Big Lonesome, by Joseph Scapellato. Boston, Massachutesetts: Mariner Books, February 2017. 192 pages. $13.95, paper.
Joseph Scapellato’s collection is a lot of things: risky, honest, and romantic. Big Lonesome will turn your idea of the Western genre on its head, creating new thoughts, before turning again, and again. Cowboys and Indians and horses and the dust of the Old West and the New. And the weird. Especially the weird. I would say this is timely, considering that this election forced us to think hard about our past, some think kindly, some would rather escape it. We have a very vivid image of what the West was, and is, and seeing Scapellato tear down the walls of that reality was nothing short of beautiful.
Many of the stories in this collection resemble scenes of those old Westerns like The Searchers, My Darling Clementine, and countless others we thought about in our televised dreams. It’s hard to stop reading all of the stories due to their magnificently crafted hooks of first sentences. Scapellato wastes no time, there’s a sense of urgency to get us to the heart of every story. In a collection solely dedicated to the old frontier, Scapellato impresses by drawing us into this world again and again. “Thataway” comes to mind with the nameless characters that seem familiar. “Small Boy” is a snowball heading downhill, asking a very difficult (and rather timely, considering recent events) question, searching for an answer that is constantly out of reach. “The Veteran” is a photograph of the slow tearing down of a man’s hope. All of these stories hit different nerves and nothing seems recycled.
The intricate and detailed nature of every story is best seen in “Five Episodes of White-Hat Black-Hat,” a throwback to everything beautiful, and terrible, about the genre. Our bitter humanity is seen here and Scapellato threads poetic language throughout:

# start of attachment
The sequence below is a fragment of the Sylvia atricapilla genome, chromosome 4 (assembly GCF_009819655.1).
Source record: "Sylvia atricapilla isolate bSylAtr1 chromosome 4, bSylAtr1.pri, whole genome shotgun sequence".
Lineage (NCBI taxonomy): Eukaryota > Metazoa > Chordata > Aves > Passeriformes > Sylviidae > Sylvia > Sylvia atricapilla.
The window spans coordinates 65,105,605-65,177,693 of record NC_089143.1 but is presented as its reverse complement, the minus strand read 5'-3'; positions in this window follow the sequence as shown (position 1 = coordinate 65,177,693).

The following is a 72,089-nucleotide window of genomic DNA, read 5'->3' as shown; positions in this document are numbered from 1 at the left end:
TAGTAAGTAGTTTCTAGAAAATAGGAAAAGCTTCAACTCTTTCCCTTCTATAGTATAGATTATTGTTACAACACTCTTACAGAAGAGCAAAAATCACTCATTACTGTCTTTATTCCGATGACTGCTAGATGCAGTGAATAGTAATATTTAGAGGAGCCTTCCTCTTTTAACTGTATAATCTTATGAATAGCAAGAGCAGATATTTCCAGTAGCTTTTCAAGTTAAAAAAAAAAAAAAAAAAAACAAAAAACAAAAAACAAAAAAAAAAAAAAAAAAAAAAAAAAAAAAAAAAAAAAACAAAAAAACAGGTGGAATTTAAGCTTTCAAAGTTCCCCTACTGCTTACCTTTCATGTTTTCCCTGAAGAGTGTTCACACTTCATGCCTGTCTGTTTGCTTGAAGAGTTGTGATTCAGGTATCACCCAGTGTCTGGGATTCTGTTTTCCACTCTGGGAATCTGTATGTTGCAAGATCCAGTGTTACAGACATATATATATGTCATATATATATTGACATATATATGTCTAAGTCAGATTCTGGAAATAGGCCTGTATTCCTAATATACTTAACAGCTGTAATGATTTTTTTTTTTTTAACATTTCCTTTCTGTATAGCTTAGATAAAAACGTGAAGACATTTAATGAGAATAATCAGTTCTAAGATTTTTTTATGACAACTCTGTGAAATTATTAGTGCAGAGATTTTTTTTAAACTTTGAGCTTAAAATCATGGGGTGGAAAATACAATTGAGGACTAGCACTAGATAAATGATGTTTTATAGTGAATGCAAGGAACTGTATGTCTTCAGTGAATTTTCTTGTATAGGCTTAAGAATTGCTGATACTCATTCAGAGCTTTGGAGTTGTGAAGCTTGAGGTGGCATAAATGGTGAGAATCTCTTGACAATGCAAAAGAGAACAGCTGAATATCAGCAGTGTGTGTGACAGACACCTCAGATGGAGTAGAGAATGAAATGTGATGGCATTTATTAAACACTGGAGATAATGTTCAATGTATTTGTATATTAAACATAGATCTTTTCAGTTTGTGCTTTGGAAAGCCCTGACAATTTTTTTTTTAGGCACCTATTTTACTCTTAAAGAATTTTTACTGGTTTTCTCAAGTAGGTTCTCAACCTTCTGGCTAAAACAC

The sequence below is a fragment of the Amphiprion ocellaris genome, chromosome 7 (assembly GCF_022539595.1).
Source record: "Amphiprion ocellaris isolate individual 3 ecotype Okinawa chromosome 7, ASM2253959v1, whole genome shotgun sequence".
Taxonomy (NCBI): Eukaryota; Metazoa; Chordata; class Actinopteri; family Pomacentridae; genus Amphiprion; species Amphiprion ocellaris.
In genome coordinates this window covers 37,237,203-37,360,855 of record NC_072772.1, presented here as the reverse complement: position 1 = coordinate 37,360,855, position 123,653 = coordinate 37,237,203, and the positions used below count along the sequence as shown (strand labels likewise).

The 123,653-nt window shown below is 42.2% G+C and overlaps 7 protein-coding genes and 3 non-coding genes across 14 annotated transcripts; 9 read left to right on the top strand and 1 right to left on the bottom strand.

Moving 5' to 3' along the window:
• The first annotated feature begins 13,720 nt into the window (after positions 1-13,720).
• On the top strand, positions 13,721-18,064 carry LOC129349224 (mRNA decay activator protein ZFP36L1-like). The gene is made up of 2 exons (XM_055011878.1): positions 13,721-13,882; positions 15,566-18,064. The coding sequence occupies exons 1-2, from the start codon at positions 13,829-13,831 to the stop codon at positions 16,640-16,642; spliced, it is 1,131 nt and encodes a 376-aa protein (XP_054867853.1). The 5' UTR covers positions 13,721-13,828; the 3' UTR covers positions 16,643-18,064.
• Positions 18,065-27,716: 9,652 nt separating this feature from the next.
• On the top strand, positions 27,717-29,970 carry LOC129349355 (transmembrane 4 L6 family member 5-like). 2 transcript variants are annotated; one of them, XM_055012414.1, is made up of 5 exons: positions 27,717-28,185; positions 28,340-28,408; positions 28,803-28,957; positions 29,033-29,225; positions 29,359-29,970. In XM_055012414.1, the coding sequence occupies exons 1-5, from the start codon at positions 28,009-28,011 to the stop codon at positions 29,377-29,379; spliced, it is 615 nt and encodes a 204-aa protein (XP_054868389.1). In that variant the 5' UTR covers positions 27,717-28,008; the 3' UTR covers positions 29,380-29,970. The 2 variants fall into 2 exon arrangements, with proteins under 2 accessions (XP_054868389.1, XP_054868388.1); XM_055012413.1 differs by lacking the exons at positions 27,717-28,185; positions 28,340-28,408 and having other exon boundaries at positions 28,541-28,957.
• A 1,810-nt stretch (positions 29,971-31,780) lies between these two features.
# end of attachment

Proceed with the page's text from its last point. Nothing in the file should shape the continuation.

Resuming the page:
The pony express rider rode in from the mountains. He was also asleep. His horse, starving, trotted past the white-hat cowboy. The mail in the saddlebags had a lot to say and couldn’t wait to say it. When opened, it would tell of the men shot, women kidnapped, cattle rustled, and gold stolen by the black-hat cowboy and his gang of outlaws. It would tell of the tribesmen ambushed by soldiers and the soldiers ambushed by tribesmen and the slaves running from slave-owners and the slave-owners running after slaves. It would tell the white-hat cowboy, I am a monster.
It would be easy to make some kind of Westworld reference here, as it is fresh in the collective mind. But I’d argue that Big Lonesome does it better—it has a pulse here. We aspire to be White Hats in a world where Black Hats overwhelm us. There is a sense of beauty with every sunrise and sunset in a world we are just getting to understand. Here, Scapellato brings the best of the genre and pumps Hulk inspired gamma radiation into every line.
“Small Boy” takes a different route to this reality. A boy asks a very simple question and a series of similar situations occur over and over again. He learns by asking these questions, getting confusing answers, and continues to ask questions. Perhaps this is the most important story, or rather best timed, considering we live in a world of near eternal divide. A young and innocent boy tries to make sense of a topic he doesn’t know—the Indians—and is met with resistance from friends and family. Scapellato manages to allow the boy to arrive to his conclusion on his own terms instead of forcing him to learn the truth. This story is only a few pages long but resonates with the reader.
Books sometimes come across your desk at precisely the right time. It would be easy to ignore the divide we live in, it would be harmful to discard this book as something that one should read simply because it’s good writing (which I assure you is that and much more). By looking in the past, by facing our nostalgic romanticism of a world long forgotten, maybe we can find a way to create a better future. Or a weird future, if Scapellato has his way. Big Lonesome is something we should read with open eyes and a fresh imagination. It might just get us through the day. I sure hope it can.
Nick Sweeney lives in Lindenhurst, New York. He is allergic to dogs and chocolate and yes, he knows how terrible it must be.